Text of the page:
40 W = White, H = Hispanic, A = African American Figure 1. Prevalence of BMI > 30 within BMI category; 11th grade Female Male

41 2001 Grade 5 SAT 9 and Physical Fitness CA Dept. of Education, 2002

42 2001 Grade 7 SAT 9 and Physical Fitness CA Dept. of Education, 2002

43 2001 Grade 9 SAT 9 and Physical Fitness CA Dept. of Education, 2002

44 Defining Physical Activity Physical Activity = any bodily movement produced by skeletal muscles that results in an energy expenditure. It can be categorized in various ways, including type, intensity, and purpose. In terms of disease prevention, the activity usually considered is aerobic in nature, with large muscle groups contracting in a continuous manner

45 Defining Physical IN-Activity Physical IN-Activity = a level of activity less than that needed to maintain good health. –Inactive as per CDC: less than 10 minutes per week of moderate or vigorous physical activity –Sallis and Owen, 1999: People are considered sedentary when they report no physical New Description! = Screen Time

46 Defining Physical Fitness Physical Fitness = The ability to carry our daily tasks with vigor and alertness, without undue fatigue, and with ample energy to enjoy leisure-time pursuits and to meet unforeseen emergencies. A measure of a persons ability to perform physical activities that require endurance, strength, flexibility

47 Defining Exercise Exercise = physical activity that is planned or structured Repetitive movement to improve/ maintain: –Aerobic capacity –Muscular strength –Muscular endurance –Flexibility –Body composition

48 Quantifying PA measures l Need PA intensity measure l Need frequency l Need duration l Body weight may be needed

49 Outcome Measures l 5 Health Related Components of PA l Caloric Expenditure (CE) l Activity Intensity (AI) l Weight Bearing (WB) l Flexibility (FL) l Musculoskeletal (MS)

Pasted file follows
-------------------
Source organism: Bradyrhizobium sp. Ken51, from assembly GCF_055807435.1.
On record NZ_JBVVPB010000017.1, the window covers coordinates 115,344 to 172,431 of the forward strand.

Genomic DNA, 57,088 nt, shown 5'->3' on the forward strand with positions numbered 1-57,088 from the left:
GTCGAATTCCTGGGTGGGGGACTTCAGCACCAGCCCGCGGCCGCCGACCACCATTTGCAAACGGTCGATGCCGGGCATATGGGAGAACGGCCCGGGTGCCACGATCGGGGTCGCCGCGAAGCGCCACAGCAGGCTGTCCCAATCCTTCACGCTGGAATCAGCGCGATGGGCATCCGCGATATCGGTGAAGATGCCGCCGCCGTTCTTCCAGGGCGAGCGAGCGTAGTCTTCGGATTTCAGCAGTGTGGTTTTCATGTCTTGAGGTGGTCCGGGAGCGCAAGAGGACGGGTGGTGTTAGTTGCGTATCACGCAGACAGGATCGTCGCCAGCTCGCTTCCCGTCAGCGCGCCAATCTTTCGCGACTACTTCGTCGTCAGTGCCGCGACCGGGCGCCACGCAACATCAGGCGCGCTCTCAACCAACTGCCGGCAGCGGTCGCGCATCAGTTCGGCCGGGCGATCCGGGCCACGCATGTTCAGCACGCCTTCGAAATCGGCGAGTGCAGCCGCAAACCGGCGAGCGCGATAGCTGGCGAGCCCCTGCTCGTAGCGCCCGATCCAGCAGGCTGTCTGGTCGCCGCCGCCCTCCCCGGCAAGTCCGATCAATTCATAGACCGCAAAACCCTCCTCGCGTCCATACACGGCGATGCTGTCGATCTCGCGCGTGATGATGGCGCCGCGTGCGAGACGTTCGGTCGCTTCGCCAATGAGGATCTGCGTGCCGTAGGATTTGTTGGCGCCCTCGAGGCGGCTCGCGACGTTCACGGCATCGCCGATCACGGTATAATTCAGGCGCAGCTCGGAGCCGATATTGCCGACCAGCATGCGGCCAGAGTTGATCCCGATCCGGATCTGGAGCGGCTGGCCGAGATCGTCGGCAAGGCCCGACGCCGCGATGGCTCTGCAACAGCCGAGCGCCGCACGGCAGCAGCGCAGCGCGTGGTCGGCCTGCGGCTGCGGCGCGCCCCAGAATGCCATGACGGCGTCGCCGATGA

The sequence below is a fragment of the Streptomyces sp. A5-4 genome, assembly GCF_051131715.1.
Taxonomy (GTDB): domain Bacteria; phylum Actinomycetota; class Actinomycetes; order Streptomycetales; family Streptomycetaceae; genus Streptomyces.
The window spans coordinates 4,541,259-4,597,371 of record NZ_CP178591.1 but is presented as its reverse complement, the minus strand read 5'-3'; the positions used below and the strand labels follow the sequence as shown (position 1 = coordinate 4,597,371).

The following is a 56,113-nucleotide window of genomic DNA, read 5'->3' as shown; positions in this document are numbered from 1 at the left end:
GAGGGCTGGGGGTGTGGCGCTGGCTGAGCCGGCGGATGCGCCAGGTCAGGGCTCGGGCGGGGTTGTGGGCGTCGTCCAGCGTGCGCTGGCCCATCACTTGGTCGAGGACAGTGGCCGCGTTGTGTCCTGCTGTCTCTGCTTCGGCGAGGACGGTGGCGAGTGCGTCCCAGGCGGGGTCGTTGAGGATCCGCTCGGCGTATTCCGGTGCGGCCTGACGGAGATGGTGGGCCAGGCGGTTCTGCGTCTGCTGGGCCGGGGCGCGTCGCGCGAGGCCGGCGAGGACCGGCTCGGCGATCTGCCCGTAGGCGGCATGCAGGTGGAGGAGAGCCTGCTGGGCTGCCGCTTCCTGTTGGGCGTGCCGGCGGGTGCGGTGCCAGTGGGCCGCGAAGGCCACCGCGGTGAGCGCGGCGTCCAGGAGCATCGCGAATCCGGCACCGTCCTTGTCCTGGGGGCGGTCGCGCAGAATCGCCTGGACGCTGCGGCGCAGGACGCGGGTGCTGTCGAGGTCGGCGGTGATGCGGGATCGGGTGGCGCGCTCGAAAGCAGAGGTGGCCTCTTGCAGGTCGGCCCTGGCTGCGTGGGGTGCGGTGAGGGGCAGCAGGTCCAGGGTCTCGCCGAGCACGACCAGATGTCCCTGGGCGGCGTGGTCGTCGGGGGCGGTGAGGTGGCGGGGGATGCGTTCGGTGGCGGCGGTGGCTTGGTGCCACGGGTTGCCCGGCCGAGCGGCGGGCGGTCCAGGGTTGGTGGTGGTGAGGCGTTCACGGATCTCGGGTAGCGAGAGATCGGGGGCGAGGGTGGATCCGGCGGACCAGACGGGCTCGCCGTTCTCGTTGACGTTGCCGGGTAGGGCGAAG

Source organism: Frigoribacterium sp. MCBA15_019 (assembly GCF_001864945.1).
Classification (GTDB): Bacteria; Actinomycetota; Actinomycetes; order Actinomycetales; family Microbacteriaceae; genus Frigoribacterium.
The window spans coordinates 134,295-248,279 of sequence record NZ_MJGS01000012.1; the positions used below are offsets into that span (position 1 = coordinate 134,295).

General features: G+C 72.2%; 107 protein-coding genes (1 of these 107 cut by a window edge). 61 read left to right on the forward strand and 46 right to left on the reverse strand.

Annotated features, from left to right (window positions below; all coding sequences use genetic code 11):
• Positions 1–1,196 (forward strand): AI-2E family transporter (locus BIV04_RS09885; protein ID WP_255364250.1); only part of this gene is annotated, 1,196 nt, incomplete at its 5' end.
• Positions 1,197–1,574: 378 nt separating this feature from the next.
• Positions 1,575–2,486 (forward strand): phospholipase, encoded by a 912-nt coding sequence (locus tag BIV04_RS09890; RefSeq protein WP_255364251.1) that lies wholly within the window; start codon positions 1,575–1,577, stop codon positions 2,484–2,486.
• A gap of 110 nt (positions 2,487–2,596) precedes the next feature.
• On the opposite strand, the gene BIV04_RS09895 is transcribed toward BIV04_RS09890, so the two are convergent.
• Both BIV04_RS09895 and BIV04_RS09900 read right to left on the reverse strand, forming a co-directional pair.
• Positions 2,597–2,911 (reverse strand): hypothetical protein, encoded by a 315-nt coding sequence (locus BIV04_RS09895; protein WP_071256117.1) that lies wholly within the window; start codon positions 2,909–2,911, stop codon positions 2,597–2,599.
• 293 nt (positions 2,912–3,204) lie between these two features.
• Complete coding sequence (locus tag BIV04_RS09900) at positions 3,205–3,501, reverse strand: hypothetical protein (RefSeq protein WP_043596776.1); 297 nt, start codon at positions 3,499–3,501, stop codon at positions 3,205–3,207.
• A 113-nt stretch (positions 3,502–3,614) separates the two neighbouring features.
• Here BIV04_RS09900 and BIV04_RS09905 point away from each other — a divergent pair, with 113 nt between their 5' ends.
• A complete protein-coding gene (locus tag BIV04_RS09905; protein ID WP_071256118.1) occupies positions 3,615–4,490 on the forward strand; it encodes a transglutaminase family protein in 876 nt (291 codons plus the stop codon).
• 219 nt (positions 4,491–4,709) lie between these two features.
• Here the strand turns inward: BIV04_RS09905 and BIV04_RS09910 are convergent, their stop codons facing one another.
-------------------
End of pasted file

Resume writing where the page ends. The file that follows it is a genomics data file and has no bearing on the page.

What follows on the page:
50 l Physical activity intensity is frequently quantified in terms of metabolic equivalents, or METS l 1 MET is rest (as in, 1 times your resting metabolic rate) l 1 MET = 1 kcal/kg/hr l All activities are some multiple of this resting MET level

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52 Defining Recommended Activity Recommended Activity = minimum amount of physical activity required for health benefits Either regular moderate or vigorous activities equivalent to burn 150 calories/day (1,000 calories/wk)

53 Physical Activity Types/Examples Vigorous Activities l Brisk walking or climbing uphill l High Impact Aerobics l Step aerobics l Swim laps l Bicycling (hills) l Jogging Moderate Activities l Walking 3-4.5 mph (level surface) l Low Impact Aerobics l Swimming l Bicycling (level ground) l Mowing grass Note: Intensity of activity is often determined in metabolic equivalents (METS). METS estimate the metabolic cost of activity;1 MET=resting metabolic rate.

54 Measurement l Survey: diary, recall, quantitative history, global self-report. l Direct observation, job classification l Heart rate monitor, motion sensors, pedometer, gait assessment, accelerometers. l Direct calorimetry (heat), indirect calorimetry (oxygen), cycle, treadmill, doubly labeled water (H and O).

55 Doubly Labeled Water l Drink water with 2 H and 18 O isotopes (natural isotopes) l Urine or saliva samples collected pre- drink, and every few days up to ~14 days l Assumption: 2 H disappears in H 2 O and 18 O disappears in H 2 O and CO 2 removal l Differential loss is equivalent to EE

56 Doubly Labeled Water 3 l Disadvantages –Isotope is very expensive (~$500 per subject) –Expensive equipment needed for analysis –Assumes that CO 2 ~ O 2 –Only Total EE is measured –Components of PA?

57 Activity Monitors Assessing PA l What are accelerometers? l They measure accelerations of the human body l They record activity patterns over a period of time l Benefits: small, non-invasive, large storage capacity, used widely in field settings l Different types: –Actigraph (or CSA) - most widely used –Caltrac - estimates energy expenditure –Tritrac - measures PA in 3 directions (Welk, 2002)